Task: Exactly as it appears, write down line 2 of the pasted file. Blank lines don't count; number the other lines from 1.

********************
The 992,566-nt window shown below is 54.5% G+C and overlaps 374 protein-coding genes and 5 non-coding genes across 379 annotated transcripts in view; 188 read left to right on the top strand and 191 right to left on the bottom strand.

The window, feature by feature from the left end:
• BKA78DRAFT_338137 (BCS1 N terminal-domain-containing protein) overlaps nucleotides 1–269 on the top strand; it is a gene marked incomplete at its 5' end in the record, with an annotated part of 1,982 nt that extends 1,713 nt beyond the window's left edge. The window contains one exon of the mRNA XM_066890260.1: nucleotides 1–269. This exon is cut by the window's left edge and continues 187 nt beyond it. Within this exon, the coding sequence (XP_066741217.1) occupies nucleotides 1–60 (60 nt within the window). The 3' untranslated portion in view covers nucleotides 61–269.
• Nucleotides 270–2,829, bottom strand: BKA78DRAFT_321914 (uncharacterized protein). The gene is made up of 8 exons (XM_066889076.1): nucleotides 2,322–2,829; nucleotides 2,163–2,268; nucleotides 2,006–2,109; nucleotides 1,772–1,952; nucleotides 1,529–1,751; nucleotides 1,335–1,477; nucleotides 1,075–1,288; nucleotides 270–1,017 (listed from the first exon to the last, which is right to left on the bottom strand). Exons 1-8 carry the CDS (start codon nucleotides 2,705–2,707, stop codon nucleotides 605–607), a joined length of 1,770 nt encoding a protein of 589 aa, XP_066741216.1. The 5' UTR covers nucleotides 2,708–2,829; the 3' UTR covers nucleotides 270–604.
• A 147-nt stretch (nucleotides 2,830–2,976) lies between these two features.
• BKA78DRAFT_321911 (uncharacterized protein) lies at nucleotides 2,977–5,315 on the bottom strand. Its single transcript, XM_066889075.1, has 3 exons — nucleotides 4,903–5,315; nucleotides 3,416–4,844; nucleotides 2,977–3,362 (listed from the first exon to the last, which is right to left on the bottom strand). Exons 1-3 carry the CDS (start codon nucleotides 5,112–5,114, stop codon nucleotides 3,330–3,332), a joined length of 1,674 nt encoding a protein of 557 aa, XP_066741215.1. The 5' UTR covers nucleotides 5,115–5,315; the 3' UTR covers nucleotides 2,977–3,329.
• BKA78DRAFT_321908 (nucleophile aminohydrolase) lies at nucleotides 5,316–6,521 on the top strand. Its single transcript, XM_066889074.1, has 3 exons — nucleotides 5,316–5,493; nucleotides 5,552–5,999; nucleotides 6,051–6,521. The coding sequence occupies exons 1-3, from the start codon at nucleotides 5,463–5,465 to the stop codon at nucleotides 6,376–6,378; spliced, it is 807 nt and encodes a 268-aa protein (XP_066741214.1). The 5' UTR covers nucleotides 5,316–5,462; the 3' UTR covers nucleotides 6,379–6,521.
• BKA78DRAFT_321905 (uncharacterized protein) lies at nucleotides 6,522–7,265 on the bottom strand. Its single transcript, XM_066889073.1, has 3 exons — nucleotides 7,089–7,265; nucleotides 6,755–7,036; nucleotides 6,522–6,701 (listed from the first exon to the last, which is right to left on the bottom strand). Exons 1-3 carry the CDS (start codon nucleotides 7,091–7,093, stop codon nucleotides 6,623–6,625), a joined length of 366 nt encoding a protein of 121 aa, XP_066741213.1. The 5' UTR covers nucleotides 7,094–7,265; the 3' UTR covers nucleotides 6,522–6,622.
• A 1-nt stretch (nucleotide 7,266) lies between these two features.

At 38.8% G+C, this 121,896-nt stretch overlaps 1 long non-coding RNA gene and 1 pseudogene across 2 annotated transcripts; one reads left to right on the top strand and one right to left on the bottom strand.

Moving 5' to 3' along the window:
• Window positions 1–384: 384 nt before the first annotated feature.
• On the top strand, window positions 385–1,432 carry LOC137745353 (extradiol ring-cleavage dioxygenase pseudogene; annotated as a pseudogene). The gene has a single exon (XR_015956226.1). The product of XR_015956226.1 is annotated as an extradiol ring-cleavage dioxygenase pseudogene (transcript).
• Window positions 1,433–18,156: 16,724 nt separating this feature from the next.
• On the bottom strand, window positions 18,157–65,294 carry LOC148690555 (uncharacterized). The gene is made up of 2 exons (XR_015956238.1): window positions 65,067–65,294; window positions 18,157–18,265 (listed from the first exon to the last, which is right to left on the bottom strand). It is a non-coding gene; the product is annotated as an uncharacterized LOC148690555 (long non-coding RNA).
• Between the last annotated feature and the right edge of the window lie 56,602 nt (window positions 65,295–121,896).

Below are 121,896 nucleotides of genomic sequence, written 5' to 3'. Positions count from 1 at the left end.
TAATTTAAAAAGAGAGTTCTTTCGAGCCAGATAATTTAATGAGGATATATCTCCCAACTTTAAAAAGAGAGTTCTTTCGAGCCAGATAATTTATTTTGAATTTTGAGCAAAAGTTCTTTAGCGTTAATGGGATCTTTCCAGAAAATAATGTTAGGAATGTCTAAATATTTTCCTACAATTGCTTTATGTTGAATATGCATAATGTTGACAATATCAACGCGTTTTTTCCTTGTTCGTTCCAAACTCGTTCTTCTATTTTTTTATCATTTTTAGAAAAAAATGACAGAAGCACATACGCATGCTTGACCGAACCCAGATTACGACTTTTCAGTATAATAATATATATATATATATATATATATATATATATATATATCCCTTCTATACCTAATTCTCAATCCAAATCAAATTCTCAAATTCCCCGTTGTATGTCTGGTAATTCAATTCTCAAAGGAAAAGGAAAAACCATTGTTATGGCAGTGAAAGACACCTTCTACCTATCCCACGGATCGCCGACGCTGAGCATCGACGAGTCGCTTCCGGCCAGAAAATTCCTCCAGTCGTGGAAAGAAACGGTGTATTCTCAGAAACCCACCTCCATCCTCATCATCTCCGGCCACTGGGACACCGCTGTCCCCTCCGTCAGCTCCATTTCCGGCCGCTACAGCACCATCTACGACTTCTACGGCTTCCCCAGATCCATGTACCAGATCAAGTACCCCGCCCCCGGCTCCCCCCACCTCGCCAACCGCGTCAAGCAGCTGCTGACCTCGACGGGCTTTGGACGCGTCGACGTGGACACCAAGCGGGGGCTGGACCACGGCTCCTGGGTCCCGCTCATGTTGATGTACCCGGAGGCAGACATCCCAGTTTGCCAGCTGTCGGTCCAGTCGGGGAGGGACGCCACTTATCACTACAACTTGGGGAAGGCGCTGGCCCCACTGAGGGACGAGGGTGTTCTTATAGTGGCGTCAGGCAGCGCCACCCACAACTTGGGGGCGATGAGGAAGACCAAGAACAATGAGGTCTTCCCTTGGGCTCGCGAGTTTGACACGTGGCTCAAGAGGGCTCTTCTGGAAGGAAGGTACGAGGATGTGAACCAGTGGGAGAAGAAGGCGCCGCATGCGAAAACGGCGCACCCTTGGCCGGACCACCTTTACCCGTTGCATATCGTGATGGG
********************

The window, feature by feature from the left end: